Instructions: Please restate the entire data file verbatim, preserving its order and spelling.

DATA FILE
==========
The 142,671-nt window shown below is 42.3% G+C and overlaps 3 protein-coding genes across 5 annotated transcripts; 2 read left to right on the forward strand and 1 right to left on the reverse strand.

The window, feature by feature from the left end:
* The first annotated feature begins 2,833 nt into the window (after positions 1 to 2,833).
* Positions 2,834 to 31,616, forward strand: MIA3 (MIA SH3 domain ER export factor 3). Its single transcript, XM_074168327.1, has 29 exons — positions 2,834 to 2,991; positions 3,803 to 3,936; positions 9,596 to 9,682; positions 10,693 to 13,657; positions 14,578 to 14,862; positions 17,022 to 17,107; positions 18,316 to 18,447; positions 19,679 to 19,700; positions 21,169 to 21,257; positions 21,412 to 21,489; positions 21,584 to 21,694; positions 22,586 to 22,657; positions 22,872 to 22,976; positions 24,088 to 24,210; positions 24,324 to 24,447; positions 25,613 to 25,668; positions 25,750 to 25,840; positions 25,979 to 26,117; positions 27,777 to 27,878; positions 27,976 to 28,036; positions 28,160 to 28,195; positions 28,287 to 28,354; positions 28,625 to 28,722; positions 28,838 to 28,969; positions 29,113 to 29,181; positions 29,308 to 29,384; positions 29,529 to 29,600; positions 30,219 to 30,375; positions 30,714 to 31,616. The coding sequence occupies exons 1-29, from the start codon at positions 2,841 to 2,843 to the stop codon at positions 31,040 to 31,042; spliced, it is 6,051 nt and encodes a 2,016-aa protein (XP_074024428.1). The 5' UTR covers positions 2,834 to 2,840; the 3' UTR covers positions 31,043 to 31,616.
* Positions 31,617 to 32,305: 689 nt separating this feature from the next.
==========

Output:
The 142,671-nt window shown below is 42.3% G+C and overlaps 3 protein-coding genes across 5 annotated transcripts; 2 read left to right on the forward strand and 1 right to left on the reverse strand.

The window, feature by feature from the left end:
* The first annotated feature begins 2,833 nt into the window (after positions 1 to 2,833).
* Positions 2,834 to 31,616, forward strand: MIA3 (MIA SH3 domain ER export factor 3). Its single transcript, XM_074168327.1, has 29 exons — positions 2,834 to 2,991; positions 3,803 to 3,936; positions 9,596 to 9,682; positions 10,693 to 13,657; positions 14,578 to 14,862; positions 17,022 to 17,107; positions 18,316 to 18,447; positions 19,679 to 19,700; positions 21,169 to 21,257; positions 21,412 to 21,489; positions 21,584 to 21,694; positions 22,586 to 22,657; positions 22,872 to 22,976; positions 24,088 to 24,210; positions 24,324 to 24,447; positions 25,613 to 25,668; positions 25,750 to 25,840; positions 25,979 to 26,117; positions 27,777 to 27,878; positions 27,976 to 28,036; positions 28,160 to 28,195; positions 28,287 to 28,354; positions 28,625 to 28,722; positions 28,838 to 28,969; positions 29,113 to 29,181; positions 29,308 to 29,384; positions 29,529 to 29,600; positions 30,219 to 30,375; positions 30,714 to 31,616. The coding sequence occupies exons 1-29, from the start codon at positions 2,841 to 2,843 to the stop codon at positions 31,040 to 31,042; spliced, it is 6,051 nt and encodes a 2,016-aa protein (XP_074024428.1). The 5' UTR covers positions 2,834 to 2,840; the 3' UTR covers positions 31,043 to 31,616.
* Positions 31,617 to 32,305: 689 nt separating this feature from the next.